Faith Moosang

Faith Moosang

Faith Moosang is a photo graphic artist who has amassed a large collection of vernacular photogra­phy that includes photo albums numbering in the hundreds, numerous home movies, slide collections and other ephemera related to the domestic sphere and the remembrance of family. She is cur­rently creating a work about the empire of media, dirty money and the amassing of classical statu­ary which is based on a slide collection created by an unknown tourist who visited Hearst Castle in the 1960s.

Our Interview with Faith about her work to be displayed at the Exhibition:

Q: Can you tell me about the work(s) of yours that will be included in the ARO exhibition/event?
A: The excerpts from the bigger piece entitled “March To May” are depicting the televisual event of the Iraq War from inception March 20, 2003 to the May 1st, 2003 declaration by President Bush that major combat was over. A friend of mine during that time had made round-the-clock video tapes of the news coverage of the war. These video tapes were the source of the piece. The piece is primarily concerned with compression/expansion of time and space. I have attached a one-pager that delineates the major thrust behind the work. I also have a forty page Masters Thesis about the work as well if Martha wants some great reading about Foucault and Virilio and Gerhard Richter. (I think the thesis is great of course, but understand that people have limited time)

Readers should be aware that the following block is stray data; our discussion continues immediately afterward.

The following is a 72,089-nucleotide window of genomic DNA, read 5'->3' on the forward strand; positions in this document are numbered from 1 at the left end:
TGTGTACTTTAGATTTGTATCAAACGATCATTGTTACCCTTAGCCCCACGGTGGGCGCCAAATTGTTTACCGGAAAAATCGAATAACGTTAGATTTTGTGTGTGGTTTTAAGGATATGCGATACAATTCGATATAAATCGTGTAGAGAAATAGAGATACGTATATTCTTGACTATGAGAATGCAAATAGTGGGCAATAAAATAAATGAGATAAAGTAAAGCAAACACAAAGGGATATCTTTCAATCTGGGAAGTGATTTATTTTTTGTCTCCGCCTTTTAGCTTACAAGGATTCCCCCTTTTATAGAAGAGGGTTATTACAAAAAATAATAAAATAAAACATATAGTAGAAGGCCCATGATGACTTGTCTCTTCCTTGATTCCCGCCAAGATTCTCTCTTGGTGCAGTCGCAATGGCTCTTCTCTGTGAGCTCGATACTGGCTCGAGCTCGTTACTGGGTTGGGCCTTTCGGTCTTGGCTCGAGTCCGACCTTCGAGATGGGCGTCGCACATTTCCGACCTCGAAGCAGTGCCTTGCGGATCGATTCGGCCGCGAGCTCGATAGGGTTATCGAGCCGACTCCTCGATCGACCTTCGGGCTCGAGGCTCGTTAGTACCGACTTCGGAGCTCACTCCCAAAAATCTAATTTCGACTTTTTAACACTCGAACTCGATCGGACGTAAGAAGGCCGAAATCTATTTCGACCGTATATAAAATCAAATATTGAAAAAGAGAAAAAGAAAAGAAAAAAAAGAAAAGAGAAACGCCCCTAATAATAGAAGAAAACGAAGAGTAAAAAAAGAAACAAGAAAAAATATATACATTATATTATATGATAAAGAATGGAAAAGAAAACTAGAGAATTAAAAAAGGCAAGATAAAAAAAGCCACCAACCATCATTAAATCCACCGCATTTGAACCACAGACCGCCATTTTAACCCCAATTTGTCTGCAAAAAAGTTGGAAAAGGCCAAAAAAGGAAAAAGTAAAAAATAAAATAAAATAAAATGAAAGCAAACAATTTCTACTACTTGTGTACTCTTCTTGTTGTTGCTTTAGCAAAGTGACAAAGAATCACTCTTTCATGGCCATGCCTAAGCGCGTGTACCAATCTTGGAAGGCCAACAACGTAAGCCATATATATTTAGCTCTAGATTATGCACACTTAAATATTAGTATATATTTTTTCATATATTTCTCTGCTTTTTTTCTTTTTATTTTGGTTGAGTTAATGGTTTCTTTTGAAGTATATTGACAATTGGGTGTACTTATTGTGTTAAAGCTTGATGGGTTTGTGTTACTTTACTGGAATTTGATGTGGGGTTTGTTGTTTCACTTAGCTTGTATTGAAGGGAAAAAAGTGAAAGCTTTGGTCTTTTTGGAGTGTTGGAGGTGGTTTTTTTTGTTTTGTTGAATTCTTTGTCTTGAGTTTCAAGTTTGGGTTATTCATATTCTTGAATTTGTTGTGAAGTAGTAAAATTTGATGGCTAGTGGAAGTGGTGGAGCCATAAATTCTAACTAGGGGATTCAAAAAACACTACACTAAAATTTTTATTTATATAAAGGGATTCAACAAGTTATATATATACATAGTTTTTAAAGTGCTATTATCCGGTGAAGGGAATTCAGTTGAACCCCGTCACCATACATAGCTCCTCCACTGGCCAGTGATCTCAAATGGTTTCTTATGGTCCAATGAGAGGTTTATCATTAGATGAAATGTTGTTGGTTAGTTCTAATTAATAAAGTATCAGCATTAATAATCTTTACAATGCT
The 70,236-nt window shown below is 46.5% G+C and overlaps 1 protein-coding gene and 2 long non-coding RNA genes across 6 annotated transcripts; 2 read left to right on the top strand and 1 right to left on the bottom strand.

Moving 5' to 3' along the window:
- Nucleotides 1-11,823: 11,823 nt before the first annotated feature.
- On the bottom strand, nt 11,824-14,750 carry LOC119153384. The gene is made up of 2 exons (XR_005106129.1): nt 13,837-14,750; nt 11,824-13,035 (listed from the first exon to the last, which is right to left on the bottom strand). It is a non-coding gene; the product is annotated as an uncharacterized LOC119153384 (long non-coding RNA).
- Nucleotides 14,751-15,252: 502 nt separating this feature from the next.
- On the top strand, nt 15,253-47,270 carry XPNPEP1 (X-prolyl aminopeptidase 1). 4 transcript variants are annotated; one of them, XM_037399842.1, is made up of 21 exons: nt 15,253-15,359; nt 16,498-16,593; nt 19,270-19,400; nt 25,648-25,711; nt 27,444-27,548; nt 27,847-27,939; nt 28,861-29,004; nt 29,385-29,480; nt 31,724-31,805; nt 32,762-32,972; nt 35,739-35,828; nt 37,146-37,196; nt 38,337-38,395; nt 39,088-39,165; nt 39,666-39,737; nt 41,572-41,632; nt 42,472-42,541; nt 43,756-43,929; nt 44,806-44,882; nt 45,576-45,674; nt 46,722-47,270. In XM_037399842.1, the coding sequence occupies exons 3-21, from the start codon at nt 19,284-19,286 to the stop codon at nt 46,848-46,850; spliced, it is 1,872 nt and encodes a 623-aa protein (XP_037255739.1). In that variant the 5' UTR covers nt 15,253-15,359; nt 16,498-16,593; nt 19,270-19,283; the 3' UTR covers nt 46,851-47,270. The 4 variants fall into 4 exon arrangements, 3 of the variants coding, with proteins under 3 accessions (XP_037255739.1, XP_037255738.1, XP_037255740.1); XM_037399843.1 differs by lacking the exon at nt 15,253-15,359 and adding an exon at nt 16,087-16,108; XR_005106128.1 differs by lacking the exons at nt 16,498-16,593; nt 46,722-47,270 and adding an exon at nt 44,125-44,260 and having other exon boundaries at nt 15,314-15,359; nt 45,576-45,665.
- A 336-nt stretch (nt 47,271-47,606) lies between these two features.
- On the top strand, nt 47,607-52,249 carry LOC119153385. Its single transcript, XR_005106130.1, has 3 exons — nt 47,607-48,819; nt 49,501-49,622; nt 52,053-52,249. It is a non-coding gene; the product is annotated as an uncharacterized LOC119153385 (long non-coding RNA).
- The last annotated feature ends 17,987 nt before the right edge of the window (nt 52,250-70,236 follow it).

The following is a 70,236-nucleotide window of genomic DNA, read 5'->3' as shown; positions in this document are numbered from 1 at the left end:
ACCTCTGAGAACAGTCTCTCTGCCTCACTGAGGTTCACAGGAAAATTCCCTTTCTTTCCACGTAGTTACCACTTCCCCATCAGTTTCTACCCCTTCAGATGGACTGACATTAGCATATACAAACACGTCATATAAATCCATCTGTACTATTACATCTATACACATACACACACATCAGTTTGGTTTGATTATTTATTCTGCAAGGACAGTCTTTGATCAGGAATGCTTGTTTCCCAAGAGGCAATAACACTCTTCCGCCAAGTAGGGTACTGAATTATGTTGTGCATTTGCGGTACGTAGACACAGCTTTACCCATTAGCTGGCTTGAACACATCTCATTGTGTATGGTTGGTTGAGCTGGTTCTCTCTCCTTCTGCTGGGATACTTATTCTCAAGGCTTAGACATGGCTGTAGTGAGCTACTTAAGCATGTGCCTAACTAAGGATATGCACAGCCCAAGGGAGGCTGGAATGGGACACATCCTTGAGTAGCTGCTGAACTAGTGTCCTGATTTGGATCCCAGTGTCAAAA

Q: How do you connect to copyright or the law?
A: My approach to copyright and/or the law has been to basically bust on through with my artistic vision with little thought to consequence. Or to be more precise:

1. In my curatorial work with abandoned photo albums – that the chances of the published work being noticed by someone with a legal or moral right to the work would in some ways be beneficial – i.e. the undertow of collecting these albums is the latent hope of their reconnection to their originators. I know that the opposite could be true, but have always felt that I could deal with it when it happened.

2. In my artistic work the thought is that these behemoth corporations won’t give a shit about what I’m doing on the West Coast of Canada and most likely won’t really notice. That has been the case so far. I am somewhat to somewhat more of a belligerent in relation to people telling me what to do and if I want to make artistic comment on corporations and their social, economical and political impact I will do so. Prior to working as an artist I had a career in developing alternative forestry protocol. Prior to that I had a degree in International Development. Which is to say that I come from a highly politicized place. I have been arrested for my beliefs a number of times. I hope not to be in the future for a number of reasons, primary amongst them the realization of the extreme vanity of public arrest. More on that later, if need be. All of this is to say that I don’t think that anything will happen and I’m not even sure if I care that it does. Perhaps, if it did, I might become a cause celebre, n’est ce pas?

3. In my artistic work I am almost always dealing with corporate entities in an explicit manner – Kodak, numerous television stations (CBS, ANC, MNBC, CBC, etc..), the Heart Castle (and by extension, the Hearst Corporation), Riverview Hospital, the oil industry, and footage from well known Hollywood films. Logos, tags, readily identifiable symbols of these entities are purposely incorporated to avow a connection between the corporation and their actions or offerings. The work that I do is politically motivated so it makes sense to include the very creatures whose political/economic/social ascendancy is very much of this moment. Yes?